Psycho Adorable Debut 

Indistinct but promising

Bronwyn Leslie  (left) and Kelsey Swope (right) debuted their joint project Psycho Adorable at The Crux, Aug. 21.

Matthew Wordell

Bronwyn Leslie (left) and Kelsey Swope (right) debuted their joint project Psycho Adorable at The Crux, Aug. 21.

"Maybe we should just do 75 days at The Crux," Kelsey Swope said to her collaborator, Bronwyn Leslie.

Judging from the turnout at The Crux on Wednesday, Aug. 21, no one would have blamed the two local musicians for doing so. Nearly 100 people showed up to applaud the debut of Swope and Leslie's new project, Psycho Adorable, and to send them off on their 75-day U.S.-Canada tour. While Swope and Leslie's new material didn't sound much different from that of their solo acts--Grandma Kelsey and Lionsweb, respectively--it proved as enjoyable.

In an interview in July, Swope and Leslie talked about the challenges of their collaboration, which is still only a few months old.

"Taking our individual song styles and artistry, I feel like we're trying to maintain this very fragile [balance] where we are two separate entities [but] joining in this middle ground," Swope said.

Psycho Adorable's debut performance showed just how tenuous that middle ground is. Depending on who sang lead, the project's songs sounded like either Swope or Leslie's solo material. Indeed, the set included a few songs that Leslie had played when Lionsweb opened for Finn Riggins on Aug. 1.

Still, the terse, pensive lyrics and the alternately serene and unsettling tunes drew on the strengths of both Grandma Kelsey and Lionsweb. Swope's comforting moan complemented Leslie's aching, powerful wail, and the duo's playfulness and undeniable chemistry gave the set an agreeably intimate feel.

Hopefully, all will go well on the tour; and, hopefully, more time playing together will help Swope and Leslie fashion a more distinct sound for Psycho Adorable.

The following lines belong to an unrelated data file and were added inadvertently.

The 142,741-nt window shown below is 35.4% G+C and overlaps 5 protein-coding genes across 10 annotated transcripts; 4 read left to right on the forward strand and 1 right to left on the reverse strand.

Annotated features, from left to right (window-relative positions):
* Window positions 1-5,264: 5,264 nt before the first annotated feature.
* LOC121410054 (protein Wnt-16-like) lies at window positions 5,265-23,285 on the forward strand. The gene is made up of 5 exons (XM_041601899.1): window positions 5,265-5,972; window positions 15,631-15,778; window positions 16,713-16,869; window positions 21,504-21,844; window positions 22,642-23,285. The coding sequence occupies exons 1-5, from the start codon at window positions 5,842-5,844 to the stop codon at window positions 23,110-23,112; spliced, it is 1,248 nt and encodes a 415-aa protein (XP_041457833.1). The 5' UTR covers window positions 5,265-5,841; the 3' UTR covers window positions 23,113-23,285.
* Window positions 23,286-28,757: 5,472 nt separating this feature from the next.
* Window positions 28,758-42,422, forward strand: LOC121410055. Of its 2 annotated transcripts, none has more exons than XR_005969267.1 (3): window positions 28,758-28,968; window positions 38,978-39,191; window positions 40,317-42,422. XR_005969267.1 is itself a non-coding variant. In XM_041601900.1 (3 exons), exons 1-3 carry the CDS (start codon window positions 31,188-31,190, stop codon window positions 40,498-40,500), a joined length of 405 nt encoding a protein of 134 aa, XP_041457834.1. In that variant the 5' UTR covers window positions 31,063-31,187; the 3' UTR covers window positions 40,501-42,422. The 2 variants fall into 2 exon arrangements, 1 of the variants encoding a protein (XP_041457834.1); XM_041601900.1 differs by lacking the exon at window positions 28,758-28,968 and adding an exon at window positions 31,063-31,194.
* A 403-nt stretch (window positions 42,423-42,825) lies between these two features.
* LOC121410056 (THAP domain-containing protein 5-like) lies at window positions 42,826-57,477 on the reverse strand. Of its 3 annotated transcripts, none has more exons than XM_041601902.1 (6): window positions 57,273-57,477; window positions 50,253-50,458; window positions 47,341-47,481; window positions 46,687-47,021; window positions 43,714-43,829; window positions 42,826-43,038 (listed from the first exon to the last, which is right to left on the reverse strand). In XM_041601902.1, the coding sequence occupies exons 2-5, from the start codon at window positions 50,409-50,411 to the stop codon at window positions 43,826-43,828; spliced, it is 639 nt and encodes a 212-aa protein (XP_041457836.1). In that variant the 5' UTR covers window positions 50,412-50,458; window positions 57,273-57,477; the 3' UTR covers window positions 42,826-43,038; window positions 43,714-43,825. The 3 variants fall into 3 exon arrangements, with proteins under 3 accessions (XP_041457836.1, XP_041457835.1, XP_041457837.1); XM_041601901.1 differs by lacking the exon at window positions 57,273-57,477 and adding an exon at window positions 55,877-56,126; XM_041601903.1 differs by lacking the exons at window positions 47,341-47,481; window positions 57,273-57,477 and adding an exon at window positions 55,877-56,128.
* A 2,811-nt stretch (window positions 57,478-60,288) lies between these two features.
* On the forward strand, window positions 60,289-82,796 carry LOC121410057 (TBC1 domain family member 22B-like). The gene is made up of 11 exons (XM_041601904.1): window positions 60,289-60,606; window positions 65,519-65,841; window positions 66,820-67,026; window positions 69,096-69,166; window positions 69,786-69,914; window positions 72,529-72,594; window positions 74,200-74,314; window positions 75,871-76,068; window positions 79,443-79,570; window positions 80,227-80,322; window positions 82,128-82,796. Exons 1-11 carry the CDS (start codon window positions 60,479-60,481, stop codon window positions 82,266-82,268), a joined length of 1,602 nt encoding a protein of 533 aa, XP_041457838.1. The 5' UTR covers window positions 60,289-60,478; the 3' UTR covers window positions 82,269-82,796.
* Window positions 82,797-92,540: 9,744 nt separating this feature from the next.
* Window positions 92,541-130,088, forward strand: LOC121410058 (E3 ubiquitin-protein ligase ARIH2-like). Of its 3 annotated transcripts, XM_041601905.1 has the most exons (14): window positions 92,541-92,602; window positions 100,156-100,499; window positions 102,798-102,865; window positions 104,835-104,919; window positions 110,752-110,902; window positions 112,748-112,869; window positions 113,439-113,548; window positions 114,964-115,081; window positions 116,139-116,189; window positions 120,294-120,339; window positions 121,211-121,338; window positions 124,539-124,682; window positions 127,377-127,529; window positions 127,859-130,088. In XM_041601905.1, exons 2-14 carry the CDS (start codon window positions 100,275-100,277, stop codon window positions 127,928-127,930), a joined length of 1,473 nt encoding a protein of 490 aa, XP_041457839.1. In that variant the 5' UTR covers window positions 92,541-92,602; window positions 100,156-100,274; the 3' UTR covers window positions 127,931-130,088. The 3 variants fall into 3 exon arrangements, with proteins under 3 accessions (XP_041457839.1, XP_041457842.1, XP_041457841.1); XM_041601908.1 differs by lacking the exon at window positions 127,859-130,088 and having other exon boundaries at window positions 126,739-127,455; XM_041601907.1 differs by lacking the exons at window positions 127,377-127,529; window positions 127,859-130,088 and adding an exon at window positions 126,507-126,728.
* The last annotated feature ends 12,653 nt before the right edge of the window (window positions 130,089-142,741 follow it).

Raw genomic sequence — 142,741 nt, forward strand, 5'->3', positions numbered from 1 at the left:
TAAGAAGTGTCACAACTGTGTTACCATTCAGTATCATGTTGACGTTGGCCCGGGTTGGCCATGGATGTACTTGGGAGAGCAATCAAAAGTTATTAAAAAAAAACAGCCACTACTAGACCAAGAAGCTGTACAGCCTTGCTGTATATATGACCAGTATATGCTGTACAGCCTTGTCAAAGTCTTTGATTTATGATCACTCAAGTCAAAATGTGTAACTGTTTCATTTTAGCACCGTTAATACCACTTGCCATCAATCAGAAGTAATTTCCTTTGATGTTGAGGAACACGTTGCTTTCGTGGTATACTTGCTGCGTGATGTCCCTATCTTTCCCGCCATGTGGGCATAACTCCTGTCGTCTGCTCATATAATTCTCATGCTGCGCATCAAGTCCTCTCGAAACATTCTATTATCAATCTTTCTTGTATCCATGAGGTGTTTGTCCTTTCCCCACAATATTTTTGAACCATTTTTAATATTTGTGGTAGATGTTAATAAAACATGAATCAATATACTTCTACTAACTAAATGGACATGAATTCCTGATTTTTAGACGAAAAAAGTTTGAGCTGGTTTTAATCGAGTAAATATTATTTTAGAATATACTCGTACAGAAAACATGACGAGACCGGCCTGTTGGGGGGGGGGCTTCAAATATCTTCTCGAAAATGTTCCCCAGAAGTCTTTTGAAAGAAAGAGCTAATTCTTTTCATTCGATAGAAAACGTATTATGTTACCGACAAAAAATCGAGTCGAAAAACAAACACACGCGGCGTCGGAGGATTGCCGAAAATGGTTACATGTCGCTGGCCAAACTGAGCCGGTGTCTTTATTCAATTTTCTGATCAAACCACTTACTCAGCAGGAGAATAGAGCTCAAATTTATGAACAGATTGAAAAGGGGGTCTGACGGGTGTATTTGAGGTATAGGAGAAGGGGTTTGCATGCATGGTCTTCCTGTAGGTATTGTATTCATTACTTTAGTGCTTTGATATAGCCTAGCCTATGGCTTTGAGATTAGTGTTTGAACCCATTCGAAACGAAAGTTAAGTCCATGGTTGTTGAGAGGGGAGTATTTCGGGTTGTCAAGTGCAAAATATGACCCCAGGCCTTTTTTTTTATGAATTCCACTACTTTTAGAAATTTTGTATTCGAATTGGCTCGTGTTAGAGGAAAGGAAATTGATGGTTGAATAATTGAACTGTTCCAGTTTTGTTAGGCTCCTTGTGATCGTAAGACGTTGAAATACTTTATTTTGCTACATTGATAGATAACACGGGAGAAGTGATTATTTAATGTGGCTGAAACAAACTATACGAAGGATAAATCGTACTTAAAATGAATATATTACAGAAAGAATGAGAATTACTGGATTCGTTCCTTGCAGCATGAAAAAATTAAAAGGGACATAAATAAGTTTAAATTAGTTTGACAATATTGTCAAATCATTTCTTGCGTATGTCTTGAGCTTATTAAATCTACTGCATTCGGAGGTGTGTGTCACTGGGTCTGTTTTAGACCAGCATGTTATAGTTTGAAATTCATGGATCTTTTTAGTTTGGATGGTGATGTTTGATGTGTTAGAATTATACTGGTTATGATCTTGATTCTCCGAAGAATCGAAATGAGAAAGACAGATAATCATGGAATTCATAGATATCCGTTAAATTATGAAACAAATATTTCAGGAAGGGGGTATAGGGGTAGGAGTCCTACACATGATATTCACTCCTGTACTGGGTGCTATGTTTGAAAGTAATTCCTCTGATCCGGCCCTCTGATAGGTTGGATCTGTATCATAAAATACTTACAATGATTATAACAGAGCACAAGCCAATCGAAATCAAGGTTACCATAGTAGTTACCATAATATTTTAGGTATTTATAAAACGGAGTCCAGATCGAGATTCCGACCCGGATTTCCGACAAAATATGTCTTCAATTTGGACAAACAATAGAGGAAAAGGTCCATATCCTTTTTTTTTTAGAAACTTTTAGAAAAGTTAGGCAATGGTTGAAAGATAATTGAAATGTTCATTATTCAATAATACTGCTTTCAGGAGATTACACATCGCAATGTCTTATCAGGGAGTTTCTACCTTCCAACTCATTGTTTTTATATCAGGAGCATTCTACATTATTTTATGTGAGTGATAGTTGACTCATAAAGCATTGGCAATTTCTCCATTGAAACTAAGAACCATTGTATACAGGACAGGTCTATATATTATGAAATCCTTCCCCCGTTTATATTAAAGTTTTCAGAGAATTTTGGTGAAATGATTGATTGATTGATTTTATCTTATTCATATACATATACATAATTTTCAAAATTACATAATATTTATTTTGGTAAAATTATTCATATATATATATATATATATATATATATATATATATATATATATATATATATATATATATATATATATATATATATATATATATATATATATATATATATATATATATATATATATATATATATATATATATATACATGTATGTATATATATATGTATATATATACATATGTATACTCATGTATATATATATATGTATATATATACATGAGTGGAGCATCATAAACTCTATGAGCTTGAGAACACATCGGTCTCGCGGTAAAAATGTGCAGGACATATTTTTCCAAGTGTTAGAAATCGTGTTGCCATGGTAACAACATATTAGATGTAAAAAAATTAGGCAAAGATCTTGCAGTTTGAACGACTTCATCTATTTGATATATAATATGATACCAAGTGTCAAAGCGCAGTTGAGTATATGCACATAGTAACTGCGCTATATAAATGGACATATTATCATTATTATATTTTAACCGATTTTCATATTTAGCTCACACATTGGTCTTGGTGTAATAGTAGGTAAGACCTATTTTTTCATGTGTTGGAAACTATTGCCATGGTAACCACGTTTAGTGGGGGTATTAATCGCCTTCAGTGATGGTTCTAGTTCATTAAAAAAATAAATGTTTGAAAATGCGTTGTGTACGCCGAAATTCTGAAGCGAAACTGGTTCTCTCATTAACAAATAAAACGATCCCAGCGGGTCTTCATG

For inspiration, the pair might look to one of the show's opening acts, the Portland, Ore.-based "psych-pop" duo There Is No Mountain. Matt Harmon's smooth croon and nimble guitar work blended with Kali Giaritta's steady drumming and sweet yet muscular vocals, creating a sound that was at once intricate and direct. Their well-crafted melodies acted as the yin to the yang of their quirky, incisive lyrics. The easy groove into which Giaritta and Harmon fell may have reflected the extensive touring they've undertaken both with this project and with their old band, The Ascetic Junkies.

Heart Hunter, the show's other opening act, could provide some inspiration as well. Local musician/Radio Boise programmer Karen Kohtz sounded a bit raw when she opened for Junior Rocket Scientist at Neurolux back in June. While she still seemed shy here, her subdued vocals and simple keyboard work sounded more confident. This made her delicately crafted lyrics and hymn-like tunes even more pleasurable.

"You're shaking my belief in myself," Kohtz sang. Her voice didn't waver as she sang it, though.

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